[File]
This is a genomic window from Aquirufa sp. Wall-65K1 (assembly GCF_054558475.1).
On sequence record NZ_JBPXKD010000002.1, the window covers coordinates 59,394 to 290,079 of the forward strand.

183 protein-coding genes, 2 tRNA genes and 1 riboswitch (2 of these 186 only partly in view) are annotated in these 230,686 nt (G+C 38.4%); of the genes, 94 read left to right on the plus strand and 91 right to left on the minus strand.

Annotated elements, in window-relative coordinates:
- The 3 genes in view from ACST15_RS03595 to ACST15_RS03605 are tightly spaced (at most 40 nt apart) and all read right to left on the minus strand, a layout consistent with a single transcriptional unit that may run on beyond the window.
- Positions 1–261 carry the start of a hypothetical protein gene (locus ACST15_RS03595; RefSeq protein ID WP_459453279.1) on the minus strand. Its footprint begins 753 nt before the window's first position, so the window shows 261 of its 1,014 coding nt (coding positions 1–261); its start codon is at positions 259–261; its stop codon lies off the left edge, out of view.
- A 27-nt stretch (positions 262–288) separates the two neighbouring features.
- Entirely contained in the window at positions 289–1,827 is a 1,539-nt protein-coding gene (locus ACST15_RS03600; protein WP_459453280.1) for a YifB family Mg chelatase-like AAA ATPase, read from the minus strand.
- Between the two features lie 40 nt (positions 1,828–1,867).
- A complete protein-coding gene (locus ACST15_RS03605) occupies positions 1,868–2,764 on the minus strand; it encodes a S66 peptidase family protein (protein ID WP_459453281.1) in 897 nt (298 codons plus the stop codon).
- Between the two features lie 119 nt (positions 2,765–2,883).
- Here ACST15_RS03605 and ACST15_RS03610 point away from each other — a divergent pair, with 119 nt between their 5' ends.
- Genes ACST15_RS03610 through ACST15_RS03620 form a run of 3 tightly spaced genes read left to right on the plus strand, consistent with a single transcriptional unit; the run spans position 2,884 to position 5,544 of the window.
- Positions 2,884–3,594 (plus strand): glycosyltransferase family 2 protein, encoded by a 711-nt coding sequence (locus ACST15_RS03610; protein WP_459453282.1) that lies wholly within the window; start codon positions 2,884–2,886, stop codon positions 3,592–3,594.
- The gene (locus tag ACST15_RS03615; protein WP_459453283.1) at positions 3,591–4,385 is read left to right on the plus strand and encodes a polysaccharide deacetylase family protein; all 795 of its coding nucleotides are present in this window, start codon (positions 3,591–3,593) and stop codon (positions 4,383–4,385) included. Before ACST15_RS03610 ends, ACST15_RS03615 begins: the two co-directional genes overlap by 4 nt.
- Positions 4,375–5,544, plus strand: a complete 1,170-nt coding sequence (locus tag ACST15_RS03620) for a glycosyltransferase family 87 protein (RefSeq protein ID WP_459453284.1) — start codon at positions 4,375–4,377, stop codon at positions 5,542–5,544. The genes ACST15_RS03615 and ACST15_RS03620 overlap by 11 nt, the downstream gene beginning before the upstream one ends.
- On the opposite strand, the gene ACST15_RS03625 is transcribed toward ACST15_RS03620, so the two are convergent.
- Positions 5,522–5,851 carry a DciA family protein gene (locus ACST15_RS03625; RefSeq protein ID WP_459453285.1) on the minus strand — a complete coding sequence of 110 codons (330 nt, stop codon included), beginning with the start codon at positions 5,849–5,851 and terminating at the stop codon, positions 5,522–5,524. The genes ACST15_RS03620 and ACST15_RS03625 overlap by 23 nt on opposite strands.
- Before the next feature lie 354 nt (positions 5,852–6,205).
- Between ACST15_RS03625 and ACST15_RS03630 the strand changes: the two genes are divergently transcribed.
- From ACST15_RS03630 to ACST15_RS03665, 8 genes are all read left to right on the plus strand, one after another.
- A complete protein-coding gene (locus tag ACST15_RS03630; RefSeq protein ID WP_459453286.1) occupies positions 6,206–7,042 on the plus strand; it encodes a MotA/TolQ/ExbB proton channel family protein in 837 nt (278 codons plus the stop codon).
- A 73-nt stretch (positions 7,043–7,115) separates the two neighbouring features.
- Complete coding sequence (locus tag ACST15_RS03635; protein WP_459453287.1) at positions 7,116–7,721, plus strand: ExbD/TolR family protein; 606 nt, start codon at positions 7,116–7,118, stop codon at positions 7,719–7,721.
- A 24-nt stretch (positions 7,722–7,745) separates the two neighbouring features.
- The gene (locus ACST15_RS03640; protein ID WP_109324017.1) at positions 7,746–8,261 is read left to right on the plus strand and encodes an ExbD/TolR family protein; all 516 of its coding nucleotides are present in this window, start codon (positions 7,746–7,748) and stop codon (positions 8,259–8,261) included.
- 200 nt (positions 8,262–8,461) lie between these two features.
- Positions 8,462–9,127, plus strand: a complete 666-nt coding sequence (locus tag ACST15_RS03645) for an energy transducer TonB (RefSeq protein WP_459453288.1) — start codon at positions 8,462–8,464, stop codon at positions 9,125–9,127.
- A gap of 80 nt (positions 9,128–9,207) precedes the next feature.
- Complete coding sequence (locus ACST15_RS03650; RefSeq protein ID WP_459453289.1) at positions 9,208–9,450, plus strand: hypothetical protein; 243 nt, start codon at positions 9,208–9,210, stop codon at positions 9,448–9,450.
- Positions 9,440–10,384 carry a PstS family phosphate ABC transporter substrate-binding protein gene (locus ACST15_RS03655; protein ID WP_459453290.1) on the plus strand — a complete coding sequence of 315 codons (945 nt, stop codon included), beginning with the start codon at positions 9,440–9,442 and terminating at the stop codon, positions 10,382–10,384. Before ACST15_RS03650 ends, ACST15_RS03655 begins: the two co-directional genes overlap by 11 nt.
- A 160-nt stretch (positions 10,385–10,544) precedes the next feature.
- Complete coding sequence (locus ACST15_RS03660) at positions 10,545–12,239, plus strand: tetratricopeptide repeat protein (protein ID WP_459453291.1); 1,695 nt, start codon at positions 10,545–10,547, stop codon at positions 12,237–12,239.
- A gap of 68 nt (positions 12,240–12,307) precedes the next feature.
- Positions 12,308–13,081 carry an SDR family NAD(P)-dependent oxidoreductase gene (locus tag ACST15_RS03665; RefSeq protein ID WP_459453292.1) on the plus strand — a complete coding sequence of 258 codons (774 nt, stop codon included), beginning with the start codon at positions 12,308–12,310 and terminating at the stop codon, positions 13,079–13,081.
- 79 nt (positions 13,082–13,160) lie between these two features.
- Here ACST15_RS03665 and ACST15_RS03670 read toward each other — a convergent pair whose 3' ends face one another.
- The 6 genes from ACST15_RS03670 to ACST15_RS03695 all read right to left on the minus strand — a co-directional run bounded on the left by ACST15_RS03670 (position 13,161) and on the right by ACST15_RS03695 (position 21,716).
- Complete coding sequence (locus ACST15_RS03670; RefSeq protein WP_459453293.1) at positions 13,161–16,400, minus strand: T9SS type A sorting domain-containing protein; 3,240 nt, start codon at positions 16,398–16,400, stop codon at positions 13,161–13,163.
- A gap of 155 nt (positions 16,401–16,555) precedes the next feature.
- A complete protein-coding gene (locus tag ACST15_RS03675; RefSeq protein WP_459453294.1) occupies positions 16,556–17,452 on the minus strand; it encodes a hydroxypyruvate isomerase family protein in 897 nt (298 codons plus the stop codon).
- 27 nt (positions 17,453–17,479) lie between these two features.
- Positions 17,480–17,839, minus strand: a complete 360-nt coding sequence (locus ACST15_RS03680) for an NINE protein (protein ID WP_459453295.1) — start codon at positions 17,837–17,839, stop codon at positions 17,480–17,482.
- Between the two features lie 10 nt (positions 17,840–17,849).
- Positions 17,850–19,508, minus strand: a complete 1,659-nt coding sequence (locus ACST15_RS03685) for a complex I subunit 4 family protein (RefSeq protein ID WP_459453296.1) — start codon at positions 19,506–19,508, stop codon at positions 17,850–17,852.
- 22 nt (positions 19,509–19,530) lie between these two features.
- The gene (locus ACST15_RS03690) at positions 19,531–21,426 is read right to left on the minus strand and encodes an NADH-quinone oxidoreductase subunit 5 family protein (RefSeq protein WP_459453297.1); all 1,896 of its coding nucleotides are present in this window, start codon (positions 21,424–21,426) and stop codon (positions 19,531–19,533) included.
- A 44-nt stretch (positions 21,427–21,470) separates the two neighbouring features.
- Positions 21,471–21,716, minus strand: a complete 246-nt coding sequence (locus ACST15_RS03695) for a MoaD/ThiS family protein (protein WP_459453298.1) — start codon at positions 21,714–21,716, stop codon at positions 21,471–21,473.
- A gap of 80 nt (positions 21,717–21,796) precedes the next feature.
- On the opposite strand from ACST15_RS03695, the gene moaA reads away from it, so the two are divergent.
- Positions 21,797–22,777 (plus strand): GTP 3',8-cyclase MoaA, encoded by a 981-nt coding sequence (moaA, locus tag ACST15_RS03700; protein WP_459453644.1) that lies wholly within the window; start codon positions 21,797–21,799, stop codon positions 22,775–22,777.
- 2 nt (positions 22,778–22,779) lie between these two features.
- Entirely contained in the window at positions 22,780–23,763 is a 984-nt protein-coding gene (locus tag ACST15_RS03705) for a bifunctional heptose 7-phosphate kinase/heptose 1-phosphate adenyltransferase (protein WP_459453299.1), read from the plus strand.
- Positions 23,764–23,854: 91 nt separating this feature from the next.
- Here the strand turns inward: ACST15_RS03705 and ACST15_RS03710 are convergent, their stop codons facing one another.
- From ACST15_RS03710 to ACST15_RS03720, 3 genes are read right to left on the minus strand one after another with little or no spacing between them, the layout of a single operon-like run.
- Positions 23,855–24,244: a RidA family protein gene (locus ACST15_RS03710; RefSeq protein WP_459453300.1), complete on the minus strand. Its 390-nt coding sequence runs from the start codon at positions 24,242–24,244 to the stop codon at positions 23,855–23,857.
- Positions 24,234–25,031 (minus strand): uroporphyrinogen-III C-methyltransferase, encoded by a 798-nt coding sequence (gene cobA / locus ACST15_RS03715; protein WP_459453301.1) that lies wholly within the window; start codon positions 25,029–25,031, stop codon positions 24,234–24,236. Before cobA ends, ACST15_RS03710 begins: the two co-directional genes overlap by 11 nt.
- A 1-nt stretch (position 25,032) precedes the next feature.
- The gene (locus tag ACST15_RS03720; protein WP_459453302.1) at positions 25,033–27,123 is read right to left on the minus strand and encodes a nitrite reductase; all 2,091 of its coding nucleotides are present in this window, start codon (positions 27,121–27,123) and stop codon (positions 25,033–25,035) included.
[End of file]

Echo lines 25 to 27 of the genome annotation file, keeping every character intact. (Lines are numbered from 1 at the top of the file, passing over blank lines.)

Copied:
- A 24-nt stretch (positions 7,722–7,745) separates the two neighbouring features.
- The gene (locus ACST15_RS03640; protein ID WP_109324017.1) at positions 7,746–8,261 is read left to right on the plus strand and encodes an ExbD/TolR family protein; all 516 of its coding nucleotides are present in this window, start codon (positions 7,746–7,748) and stop codon (positions 8,259–8,261) included.
- 200 nt (positions 8,262–8,461) lie between these two features.